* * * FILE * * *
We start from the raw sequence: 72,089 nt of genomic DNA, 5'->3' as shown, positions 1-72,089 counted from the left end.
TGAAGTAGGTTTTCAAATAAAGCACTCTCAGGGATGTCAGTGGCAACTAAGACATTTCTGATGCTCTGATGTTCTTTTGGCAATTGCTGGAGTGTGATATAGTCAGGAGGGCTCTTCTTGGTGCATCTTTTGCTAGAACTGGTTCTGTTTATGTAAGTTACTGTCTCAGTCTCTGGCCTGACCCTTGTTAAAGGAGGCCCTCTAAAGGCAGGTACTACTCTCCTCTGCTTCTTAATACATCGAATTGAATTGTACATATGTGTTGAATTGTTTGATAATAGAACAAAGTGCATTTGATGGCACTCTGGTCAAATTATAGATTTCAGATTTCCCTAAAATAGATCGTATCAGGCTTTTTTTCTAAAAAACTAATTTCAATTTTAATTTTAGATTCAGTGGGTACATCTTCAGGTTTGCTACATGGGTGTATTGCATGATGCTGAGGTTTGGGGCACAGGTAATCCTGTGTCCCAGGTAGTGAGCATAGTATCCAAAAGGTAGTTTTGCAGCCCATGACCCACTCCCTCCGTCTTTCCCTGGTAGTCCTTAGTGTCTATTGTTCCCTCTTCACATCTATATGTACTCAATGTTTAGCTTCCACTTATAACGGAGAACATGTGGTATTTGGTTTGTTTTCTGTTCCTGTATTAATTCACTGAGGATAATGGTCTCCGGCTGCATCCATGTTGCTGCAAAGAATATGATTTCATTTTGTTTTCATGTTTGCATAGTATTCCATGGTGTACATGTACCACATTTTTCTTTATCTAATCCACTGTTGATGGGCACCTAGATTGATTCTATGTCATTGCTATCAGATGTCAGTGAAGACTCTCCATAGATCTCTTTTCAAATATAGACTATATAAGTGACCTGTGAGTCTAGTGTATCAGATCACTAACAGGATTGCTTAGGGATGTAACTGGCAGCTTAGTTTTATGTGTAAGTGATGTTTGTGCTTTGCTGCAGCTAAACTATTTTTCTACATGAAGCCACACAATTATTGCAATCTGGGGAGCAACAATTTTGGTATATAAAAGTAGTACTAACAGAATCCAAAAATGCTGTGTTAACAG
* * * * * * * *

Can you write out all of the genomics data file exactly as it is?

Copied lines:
We start from the raw sequence: 72,089 nt of genomic DNA, 5'->3' as shown, positions 1-72,089 counted from the left end.
TGAAGTAGGTTTTCAAATAAAGCACTCTCAGGGATGTCAGTGGCAACTAAGACATTTCTGATGCTCTGATGTTCTTTTGGCAATTGCTGGAGTGTGATATAGTCAGGAGGGCTCTTCTTGGTGCATCTTTTGCTAGAACTGGTTCTGTTTATGTAAGTTACTGTCTCAGTCTCTGGCCTGACCCTTGTTAAAGGAGGCCCTCTAAAGGCAGGTACTACTCTCCTCTGCTTCTTAATACATCGAATTGAATTGTACATATGTGTTGAATTGTTTGATAATAGAACAAAGTGCATTTGATGGCACTCTGGTCAAATTATAGATTTCAGATTTCCCTAAAATAGATCGTATCAGGCTTTTTTTCTAAAAAACTAATTTCAATTTTAATTTTAGATTCAGTGGGTACATCTTCAGGTTTGCTACATGGGTGTATTGCATGATGCTGAGGTTTGGGGCACAGGTAATCCTGTGTCCCAGGTAGTGAGCATAGTATCCAAAAGGTAGTTTTGCAGCCCATGACCCACTCCCTCCGTCTTTCCCTGGTAGTCCTTAGTGTCTATTGTTCCCTCTTCACATCTATATGTACTCAATGTTTAGCTTCCACTTATAACGGAGAACATGTGGTATTTGGTTTGTTTTCTGTTCCTGTATTAATTCACTGAGGATAATGGTCTCCGGCTGCATCCATGTTGCTGCAAAGAATATGATTTCATTTTGTTTTCATGTTTGCATAGTATTCCATGGTGTACATGTACCACATTTTTCTTTATCTAATCCACTGTTGATGGGCACCTAGATTGATTCTATGTCATTGCTATCAGATGTCAGTGAAGACTCTCCATAGATCTCTTTTCAAATATAGACTATATAAGTGACCTGTGAGTCTAGTGTATCAGATCACTAACAGGATTGCTTAGGGATGTAACTGGCAGCTTAGTTTTATGTGTAAGTGATGTTTGTGCTTTGCTGCAGCTAAACTATTTTTCTACATGAAGCCACACAATTATTGCAATCTGGGGAGCAACAATTTTGGTATATAAAAGTAGTACTAACAGAATCCAAAAATGCTGTGTTAACAG